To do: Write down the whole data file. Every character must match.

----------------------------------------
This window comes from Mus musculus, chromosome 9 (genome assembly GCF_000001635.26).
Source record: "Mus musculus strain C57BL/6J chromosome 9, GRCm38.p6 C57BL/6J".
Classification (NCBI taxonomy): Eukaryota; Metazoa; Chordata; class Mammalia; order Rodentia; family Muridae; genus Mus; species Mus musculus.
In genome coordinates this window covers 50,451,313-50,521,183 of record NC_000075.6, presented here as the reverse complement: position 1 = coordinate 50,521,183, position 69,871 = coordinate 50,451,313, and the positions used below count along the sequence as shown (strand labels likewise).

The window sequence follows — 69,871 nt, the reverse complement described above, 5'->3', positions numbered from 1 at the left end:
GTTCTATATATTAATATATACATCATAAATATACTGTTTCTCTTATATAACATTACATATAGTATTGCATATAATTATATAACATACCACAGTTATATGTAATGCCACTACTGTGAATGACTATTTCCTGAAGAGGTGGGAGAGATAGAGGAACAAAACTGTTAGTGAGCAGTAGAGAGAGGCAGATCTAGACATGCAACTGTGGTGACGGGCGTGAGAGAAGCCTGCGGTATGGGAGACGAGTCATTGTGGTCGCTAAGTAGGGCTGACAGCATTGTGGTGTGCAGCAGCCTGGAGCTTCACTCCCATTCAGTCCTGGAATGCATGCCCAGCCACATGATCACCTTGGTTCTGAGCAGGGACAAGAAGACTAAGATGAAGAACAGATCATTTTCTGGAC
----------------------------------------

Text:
This window comes from Mus musculus, chromosome 9 (genome assembly GCF_000001635.26).
Source record: "Mus musculus strain C57BL/6J chromosome 9, GRCm38.p6 C57BL/6J".
Classification (NCBI taxonomy): Eukaryota; Metazoa; Chordata; class Mammalia; order Rodentia; family Muridae; genus Mus; species Mus musculus.
In genome coordinates this window covers 50,451,313-50,521,183 of record NC_000075.6, presented here as the reverse complement: position 1 = coordinate 50,521,183, position 69,871 = coordinate 50,451,313, and the positions used below count along the sequence as shown (strand labels likewise).

The window sequence follows — 69,871 nt, the reverse complement described above, 5'->3', positions numbered from 1 at the left end:
GTTCTATATATTAATATATACATCATAAATATACTGTTTCTCTTATATAACATTACATATAGTATTGCATATAATTATATAACATACCACAGTTATATGTAATGCCACTACTGTGAATGACTATTTCCTGAAGAGGTGGGAGAGATAGAGGAACAAAACTGTTAGTGAGCAGTAGAGAGAGGCAGATCTAGACATGCAACTGTGGTGACGGGCGTGAGAGAAGCCTGCGGTATGGGAGACGAGTCATTGTGGTCGCTAAGTAGGGCTGACAGCATTGTGGTGTGCAGCAGCCTGGAGCTTCACTCCCATTCAGTCCTGGAATGCATGCCCAGCCACATGATCACCTTGGTTCTGAGCAGGGACAAGAAGACTAAGATGAAGAACAGATCATTTTCTGGAC